professor shergold - fourth report
Report to the Minister for Agriculture, Fisheries and Forestry, The Hon. Tony Burke M.P. on the Implementation of the Callinan Inquiry (No. 4, MARCH 2010)
Following receipt of the final Import Risk Analysis (IRA) Report for Horses from Approved Countries, I am now pleased to provide you with this my fourth report. It has been informed by my discussions in February 2010 with senior officers from Biosecurity Australia (Dr Robyn Martin, General Manager, Animal Biosecurity); the Office of the Chief Veterinary Office (Dr Andy Carroll, Chief Veterinary Officer (CVO) and Dr Graeme Garner, Manager, Epidemiology Program); the Australian Bureau of Agricultural Research Economics (Bruce Bowen, General Manager, Agriculture); and Biosecurity Services Group (BSG) (Ms Lee Cale, Acting General Manager, Animal Quarantine and Export Operations and Dr Helen Walker, Manager, Horse Imports Program). I also benefited from discussions with the new Deputy Secretary of the Department of Agriculture, Fisheries and Forestry’s (DAFF) BSG, Ms Rona Mellor and the Departmental Secretary, Dr Conall O’Connell.
I was provided with a copy of the draft horse IRA and the 12 submissions of response. I have now received the final IRA report and associated documents. As indicated above, I have also had access to the monthly progress reports on Implementation of Government Response to the Callinan Inquiry and a range of other departmental documentation.
In November 2009, I had a meeting with a delegation from Racing Victoria Ltd led by the CEO, Mr Rob Hines. Following that meeting I also received copies of correspondence from both Mr Hines and Mr Paul O’Callaghan, Racing Victoria Ltd Chief Veterinary Officer.
I have continued to receive highly professional support from DAFF through Ms Jemma Martin, Acting Manager of the Biosecurity Secretariat. On the occasions that I have asked for further information it has been provided in a timely fashion. I thank the department for that willing assistance.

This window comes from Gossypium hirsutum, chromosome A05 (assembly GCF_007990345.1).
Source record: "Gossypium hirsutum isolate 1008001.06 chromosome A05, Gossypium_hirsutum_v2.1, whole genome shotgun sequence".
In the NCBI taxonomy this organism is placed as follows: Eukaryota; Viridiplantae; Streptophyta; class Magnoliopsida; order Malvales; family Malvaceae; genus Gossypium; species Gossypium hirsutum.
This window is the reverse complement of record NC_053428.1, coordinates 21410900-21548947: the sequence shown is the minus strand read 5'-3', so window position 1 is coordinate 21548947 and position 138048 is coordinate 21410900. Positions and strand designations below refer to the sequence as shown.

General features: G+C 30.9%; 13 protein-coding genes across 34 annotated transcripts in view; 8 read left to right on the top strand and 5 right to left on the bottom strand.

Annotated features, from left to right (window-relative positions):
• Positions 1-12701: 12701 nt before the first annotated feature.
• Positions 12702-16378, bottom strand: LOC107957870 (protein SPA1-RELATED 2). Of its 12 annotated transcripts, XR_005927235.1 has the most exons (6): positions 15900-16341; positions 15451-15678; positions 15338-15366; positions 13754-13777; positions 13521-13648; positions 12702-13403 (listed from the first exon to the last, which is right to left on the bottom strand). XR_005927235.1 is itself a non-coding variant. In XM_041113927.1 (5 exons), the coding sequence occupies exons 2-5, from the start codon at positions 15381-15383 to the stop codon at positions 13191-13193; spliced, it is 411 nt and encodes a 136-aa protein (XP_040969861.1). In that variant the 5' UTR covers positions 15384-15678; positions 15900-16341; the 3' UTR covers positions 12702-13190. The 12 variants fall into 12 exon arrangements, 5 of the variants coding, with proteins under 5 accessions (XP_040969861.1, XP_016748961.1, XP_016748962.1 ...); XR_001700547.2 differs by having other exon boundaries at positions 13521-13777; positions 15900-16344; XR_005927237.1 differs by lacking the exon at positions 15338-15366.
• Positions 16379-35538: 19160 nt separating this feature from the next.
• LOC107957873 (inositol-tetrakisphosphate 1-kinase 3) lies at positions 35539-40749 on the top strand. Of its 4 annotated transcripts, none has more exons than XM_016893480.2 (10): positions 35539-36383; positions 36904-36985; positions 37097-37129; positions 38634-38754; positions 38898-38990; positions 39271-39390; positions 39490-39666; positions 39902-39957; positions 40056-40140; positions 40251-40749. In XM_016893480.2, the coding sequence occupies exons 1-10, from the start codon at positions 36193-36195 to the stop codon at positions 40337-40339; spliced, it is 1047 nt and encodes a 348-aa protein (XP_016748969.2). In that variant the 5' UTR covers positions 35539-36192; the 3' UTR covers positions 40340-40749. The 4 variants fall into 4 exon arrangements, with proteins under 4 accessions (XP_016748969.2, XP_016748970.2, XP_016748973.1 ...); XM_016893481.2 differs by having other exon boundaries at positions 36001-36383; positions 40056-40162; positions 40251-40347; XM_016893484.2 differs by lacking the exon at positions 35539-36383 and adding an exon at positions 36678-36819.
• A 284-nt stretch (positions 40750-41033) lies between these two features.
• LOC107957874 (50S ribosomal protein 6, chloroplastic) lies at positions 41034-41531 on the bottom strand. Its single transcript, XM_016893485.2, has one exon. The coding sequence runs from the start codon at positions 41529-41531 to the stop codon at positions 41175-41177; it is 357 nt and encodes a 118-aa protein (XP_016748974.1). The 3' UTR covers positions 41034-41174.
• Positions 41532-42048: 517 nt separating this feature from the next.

Since my third report I am pleased to report that continuing progress has been made with the implementation of the administrative response to the Callinan Inquiry. Most deliverables of the Equine Influenza Inquiry Response Project (EEIRP) have now been completed, including most recently the horse IRA. There are only two outstanding matters of which I am aware:
First, the upgrade to the Eastern Creek Quarantine Station is ongoing. The improvements were intended to be completed by June 2010. Some slippage has occurred due to funding pressures but half of the renovations will have been funded this financial year with the remaining upgrades to be finalised in 2011. The Horse Industry Consultative Committee (HICC) is also exploring how to upgrade the facility’s veterinary and surgical equipment.
Second, the proposed renovations to the horse facilities at Spotswood Quarantine Station have been put on hold, given that use of Spotswood for horses has been suspended. A final decision on whether to proceed with upgrades at Spotswood will be made when the suspension is considered by the HICC in April 2010.
I attach a detailed overview of progress against each of the EEIRP goals.
Keeping it simple
In a recent letter to yourself (17 March 2010) Mr Rob Hines noted the challenge of ensuring ‘that quarantine protocols are effective but not unnecessarily onerous’. It is a difficult balance to strike.One key element is to ensure that the administrative guidelines do not impose a regulatory burden on horse importers beyond that which is necessary to minimise the risk of another devastating outbreak of equine influenza. My key interest has been to assure myself that the new arrangements are no more burdensome than is necessary and that they are communicated to stakeholders in a clear and transparent manner.